- issue guidelines, advisories, vulnerability notes and white papers relating to information security practices, procedures, prevention, response and reporting of cyber incidents;
- such other functions relating to cyber security as may be prescribed.
The functioning and duties of CERT-In have been provided under the Information Technology (The Indian Computer Emergency Response Team and Manner of Performing Functions and Duties) Rules, 2013 (“the Rules”). Notably, these rules state CERT-In to be a part and under the administrative control of the Department of Electronics and Information Technology, Ministry of Communications and Information Technology. It shall function on a twenty-four hour basis on all days of the year including government and gazetted holidays.
Mandatory Reporting of Cyber Security Incidents
A cyber security incident, i.e. “any real or suspected adverse event in relation to cyber security that violates an explicit or implicitly applicable security policy resulting in unauthorised access, denial of service or disruption, unauthorised use of a computer resource for processing or storage of information or changes to data, information without authorisation”, under the scheme of the Rules, is to be reported to CERT-In.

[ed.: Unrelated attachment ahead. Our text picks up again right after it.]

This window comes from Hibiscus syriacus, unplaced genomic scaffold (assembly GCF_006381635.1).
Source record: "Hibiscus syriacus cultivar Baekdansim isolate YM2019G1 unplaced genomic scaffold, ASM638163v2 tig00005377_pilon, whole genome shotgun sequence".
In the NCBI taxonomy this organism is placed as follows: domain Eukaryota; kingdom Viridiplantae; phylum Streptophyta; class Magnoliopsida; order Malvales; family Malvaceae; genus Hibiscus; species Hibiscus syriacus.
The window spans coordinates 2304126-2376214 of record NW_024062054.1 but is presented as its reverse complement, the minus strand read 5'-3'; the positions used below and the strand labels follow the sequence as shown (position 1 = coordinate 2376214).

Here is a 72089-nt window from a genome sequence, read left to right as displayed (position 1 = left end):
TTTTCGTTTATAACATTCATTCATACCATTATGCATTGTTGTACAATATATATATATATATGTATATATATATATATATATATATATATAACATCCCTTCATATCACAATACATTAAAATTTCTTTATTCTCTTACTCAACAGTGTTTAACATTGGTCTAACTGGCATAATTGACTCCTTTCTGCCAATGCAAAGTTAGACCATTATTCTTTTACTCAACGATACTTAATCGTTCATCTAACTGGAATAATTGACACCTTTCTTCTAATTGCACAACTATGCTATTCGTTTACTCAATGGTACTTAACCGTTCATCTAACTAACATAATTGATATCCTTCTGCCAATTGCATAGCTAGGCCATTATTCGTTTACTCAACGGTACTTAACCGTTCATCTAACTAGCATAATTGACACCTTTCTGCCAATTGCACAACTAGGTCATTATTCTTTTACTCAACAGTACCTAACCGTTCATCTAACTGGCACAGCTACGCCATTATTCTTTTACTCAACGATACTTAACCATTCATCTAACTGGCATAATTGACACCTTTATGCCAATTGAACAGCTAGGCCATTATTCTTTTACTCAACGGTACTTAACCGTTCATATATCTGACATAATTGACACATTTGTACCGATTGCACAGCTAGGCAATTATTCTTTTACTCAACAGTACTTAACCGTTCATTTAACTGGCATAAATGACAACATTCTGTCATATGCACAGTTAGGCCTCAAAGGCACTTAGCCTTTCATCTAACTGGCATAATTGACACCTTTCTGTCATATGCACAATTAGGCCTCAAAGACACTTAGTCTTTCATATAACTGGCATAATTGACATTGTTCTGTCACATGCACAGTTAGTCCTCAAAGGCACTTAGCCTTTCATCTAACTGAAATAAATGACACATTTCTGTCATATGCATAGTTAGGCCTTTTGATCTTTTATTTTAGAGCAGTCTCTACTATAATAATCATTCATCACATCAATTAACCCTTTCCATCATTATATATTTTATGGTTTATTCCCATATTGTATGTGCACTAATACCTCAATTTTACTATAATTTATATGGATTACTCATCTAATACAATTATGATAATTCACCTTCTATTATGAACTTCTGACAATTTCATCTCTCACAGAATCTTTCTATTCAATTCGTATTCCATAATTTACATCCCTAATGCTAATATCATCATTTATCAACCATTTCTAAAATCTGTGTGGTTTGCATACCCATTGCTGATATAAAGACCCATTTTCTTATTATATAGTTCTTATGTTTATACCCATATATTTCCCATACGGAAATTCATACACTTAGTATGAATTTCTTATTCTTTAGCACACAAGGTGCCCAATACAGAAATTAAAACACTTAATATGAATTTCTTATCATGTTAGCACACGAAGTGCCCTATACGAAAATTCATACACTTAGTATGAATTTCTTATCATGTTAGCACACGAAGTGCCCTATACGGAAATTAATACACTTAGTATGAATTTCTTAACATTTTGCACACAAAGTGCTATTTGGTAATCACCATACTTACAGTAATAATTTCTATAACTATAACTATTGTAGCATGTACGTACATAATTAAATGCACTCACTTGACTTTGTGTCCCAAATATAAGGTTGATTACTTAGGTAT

Rule 12(1)(a) reads as under –
“Reporting of Incidents: Any individual, organisation or corporate entity affected by cyber security incidents may report the incident to CERT-In. The type of cyber security incidents as identified in Annexure shall be mandatorily reported to CERT-In as early as possible to leave scope for action. Service providers, intermediaries, data centers and body corporate shall report the cyber security incidents to CERT-In within a reasonable time of occurrence or noticing the incident to have scope for timely action.”